As a homeschool mom I am constantly looking for real-life, hands-on ways to enrich my children’s education. I have found that keeping animals, has been a valuable teaching tool for my children to supplement their book work and to take their education outside of the classroom.
We live on a small farmette and are keepers of all kinds of creatures. At one time or another, we have owned or cared for many different representatives of Kingdom Animalia: Fish, Amphibians, Reptiles, Birds, and of course Mammals. We have had quite a variety of creatures share our home and our property. Each animal was a unique experience for us and taught us many things.
My two oldest daughters each raise rabbits. They both have a unique ARBA (American Rabbit Breeders Association) registered rabbitry. It is their very first business. Like any business, there was an initial investment: membership fees, cages, dishes, stock, etc. They had their own money to invest and I allowed them to choose their own stock. They quickly learned the importance of choosing quality stock. Unfortunately my one daughter purchased stock from a less than upright breeder. She sold my daughter three expensive rabbits that turned out to be her culls. One was a biter, one got sick very shortly after bringing her home, and one never produced viable kits. Although my daughter wasted some money and also became a little discouraged, it taught her many valuable lessons:
- Buy from a reputable breeder. Ask a lot of questions about the breeder to others in the fancy. You will quickly learn who has quality stock.
- Once you find a reputable breeder, ask a lot of questions about the breed that you are interested in. Good breeders will be happy to talk with you about their stock and you will gain valuable information about the breed that you are interested in and see if it is right for you.
- Purchase the best foundation stock that you can afford. Expensive does not always guarantee quality, however remember that you do get what you pay for.
- Become a reputable breeder. Having a good reputation is invaluable.
Good Business Skills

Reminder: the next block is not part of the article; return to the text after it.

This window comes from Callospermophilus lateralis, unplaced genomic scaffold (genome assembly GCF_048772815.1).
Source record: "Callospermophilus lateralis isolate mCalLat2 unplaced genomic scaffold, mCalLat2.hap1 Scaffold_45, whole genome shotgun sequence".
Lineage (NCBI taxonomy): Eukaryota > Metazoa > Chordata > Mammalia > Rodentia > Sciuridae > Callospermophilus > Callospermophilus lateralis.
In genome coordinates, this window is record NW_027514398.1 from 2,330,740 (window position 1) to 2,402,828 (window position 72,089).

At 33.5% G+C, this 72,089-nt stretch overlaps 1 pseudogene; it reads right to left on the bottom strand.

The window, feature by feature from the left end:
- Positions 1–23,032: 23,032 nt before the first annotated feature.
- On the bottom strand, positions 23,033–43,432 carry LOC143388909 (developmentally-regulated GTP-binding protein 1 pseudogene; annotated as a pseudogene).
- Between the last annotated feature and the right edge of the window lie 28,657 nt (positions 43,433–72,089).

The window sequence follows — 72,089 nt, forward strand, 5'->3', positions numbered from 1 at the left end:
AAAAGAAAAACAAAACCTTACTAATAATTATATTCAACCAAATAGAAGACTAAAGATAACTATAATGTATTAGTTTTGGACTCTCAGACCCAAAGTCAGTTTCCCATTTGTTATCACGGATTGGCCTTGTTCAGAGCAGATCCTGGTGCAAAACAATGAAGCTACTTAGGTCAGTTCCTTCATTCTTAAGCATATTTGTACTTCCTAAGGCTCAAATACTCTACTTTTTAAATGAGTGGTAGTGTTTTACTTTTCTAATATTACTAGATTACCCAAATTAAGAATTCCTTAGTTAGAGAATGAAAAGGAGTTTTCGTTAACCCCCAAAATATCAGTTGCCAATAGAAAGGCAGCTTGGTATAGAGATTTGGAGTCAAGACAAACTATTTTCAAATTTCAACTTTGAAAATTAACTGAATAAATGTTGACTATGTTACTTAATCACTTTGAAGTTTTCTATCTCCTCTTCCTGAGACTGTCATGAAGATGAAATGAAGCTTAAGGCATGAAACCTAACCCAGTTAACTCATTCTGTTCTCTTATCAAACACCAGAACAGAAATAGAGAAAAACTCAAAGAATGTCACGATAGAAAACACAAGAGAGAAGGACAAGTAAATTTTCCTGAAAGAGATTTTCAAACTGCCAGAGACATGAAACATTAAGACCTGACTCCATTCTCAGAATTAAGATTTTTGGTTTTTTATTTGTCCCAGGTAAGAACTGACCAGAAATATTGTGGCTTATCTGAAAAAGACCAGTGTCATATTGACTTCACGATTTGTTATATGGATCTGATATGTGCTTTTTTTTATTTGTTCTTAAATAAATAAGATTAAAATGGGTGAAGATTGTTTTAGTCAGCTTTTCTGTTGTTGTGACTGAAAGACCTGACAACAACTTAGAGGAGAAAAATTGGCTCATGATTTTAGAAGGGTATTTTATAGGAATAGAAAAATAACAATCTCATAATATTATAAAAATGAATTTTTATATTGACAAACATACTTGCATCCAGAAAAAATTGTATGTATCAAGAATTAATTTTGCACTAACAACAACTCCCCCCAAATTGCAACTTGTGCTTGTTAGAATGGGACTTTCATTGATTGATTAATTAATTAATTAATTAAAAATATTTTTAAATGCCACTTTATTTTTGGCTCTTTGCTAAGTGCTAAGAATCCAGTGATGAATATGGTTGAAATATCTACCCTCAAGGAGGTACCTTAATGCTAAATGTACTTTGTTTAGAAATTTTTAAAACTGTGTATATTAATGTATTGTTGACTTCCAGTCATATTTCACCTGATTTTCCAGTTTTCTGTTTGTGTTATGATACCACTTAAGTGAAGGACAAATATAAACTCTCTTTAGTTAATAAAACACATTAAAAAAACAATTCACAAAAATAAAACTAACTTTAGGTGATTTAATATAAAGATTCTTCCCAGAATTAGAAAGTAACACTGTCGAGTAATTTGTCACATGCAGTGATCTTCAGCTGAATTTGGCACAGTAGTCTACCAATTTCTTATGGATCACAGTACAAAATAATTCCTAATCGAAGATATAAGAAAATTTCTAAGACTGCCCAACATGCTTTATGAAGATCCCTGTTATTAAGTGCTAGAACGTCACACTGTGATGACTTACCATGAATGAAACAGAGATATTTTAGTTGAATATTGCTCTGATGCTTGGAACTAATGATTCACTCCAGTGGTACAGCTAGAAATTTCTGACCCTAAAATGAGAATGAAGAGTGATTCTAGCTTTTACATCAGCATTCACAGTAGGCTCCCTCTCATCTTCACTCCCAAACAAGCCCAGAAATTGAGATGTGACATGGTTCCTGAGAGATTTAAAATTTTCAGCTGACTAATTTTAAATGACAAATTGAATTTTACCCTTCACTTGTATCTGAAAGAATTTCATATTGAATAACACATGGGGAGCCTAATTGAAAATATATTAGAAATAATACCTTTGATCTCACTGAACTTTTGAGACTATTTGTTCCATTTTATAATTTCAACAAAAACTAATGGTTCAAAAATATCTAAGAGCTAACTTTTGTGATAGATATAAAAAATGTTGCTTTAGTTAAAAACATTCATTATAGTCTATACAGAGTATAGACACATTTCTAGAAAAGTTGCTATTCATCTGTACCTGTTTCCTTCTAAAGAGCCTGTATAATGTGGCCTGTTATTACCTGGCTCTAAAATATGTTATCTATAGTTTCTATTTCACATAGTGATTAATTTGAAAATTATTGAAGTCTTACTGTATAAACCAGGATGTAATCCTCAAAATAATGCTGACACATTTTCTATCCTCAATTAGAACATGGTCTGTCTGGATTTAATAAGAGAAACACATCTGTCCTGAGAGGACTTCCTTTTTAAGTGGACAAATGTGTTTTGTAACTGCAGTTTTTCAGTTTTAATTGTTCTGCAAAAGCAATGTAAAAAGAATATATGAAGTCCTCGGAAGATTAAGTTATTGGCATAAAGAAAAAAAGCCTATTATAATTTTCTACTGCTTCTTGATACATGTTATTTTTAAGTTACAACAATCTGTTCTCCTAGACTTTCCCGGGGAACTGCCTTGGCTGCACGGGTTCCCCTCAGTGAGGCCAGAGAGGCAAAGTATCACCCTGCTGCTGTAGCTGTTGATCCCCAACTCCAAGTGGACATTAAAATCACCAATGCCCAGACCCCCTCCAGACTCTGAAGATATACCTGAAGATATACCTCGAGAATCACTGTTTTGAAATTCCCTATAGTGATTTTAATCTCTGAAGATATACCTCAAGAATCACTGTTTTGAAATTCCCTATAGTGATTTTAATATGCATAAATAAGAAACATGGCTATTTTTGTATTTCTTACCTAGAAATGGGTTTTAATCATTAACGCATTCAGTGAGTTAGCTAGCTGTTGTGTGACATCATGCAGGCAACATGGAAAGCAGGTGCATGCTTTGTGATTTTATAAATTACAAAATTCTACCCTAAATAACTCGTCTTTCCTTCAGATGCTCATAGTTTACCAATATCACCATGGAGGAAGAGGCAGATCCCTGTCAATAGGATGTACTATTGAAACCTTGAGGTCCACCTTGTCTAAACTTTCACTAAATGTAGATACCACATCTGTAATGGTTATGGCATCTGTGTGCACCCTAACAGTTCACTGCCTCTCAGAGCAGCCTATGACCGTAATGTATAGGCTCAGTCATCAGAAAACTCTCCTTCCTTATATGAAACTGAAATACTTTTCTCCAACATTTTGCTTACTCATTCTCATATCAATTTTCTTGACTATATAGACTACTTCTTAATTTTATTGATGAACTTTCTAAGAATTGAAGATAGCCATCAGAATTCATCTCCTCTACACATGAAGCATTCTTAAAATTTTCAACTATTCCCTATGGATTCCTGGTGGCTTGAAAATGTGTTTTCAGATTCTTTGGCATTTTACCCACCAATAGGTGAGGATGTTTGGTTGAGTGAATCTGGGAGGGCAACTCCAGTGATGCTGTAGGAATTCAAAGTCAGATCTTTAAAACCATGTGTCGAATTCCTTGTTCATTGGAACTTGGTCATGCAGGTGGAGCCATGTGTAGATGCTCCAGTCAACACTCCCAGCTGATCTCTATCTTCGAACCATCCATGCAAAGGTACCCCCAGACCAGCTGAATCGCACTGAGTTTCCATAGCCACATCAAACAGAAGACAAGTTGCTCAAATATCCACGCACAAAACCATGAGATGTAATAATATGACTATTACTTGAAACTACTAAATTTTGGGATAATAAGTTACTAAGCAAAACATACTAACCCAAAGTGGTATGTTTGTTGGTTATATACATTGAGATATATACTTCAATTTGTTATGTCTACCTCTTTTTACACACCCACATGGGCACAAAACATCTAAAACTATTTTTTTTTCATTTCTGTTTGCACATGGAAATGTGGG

My daughters also have learned a lot about making wise business decisions such as purchasing breeds that increase productivity (litter size, feed conversion ratios, hardiness, and mothering abilities of their does). They have learned to make difficult choices such as culling a favorite doe because she has turned out to be a lousy mother. They have had many disappointments but also many victories and triumphs. They have learned not to give up when the going gets tough, and with animal husbandry, it is guaranteed that tough times will come. They have learned to ride out these tough times and look forward to the good. They have learned the miracle of life and the permanency of death. They have shed many tears, but also have had many smiles as they watched their “babies” grow. They have experienced the reward of their labors when they are able to save money that they have earned themselves to purchase an item that they want.
Do you remember having your math teacher tell you about how much you would be using math skills in every day life? Do you remember being skeptical of this statement? Well there is nothing more amusing than seeing my daughters gain understanding of just how true this statement is. When you consider all of the mathematics involved in animal management, from measuring food amounts to calculating profit, you can imagine that they will quickly draw a conclusion that good math skills are vital and develop an appreciation of learning this important subject.
Keeping animals, especially livestock that require expensive and sometimes intensive vet care, requires most keepers to become knowledgeable in basic veterinarian science. My children have assisted me many times in dosing meds, giving injections, trimming hooves, tattooing stock, providing obstetrical and neonatal care, and even wethering (castrating) male goats. They have learned right alongside of me about which wormers are more effective and which medications are used to treat what conditions. There are so many different variables and each species and animal is unique that sometimes it seems that your home or farm becomes a giant science lab!
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Learning How to Treat Others
Owning animals can teach even the youngest child how to treat others. We show our children from the time they are toddlers how to properly hold a small creature. They learn that it is their duty to show kindness, love and care to the creatures in their charge. We involve them in animal care and they quickly learn that animals need their needs met much like we do. Learning how to treat animals with respect and kindness will naturally transition them into treating their fellow man the same way.
So Much More
It would take me days to list all of the educational benefits to animal husbandry. I have touched on just a few. I can promise you that keeping animals, whether it is a dog or a goldfish or an entire farm of animals, will provide you and your family with ample opportunities to gain a real-life education in many areas including life lessons, morality, social,emotional and behavioral learning. Indeed, through animal husbandry we often can learn a lot about ourselves.
What is a lesson you have learned – or taught – through animal husbandry?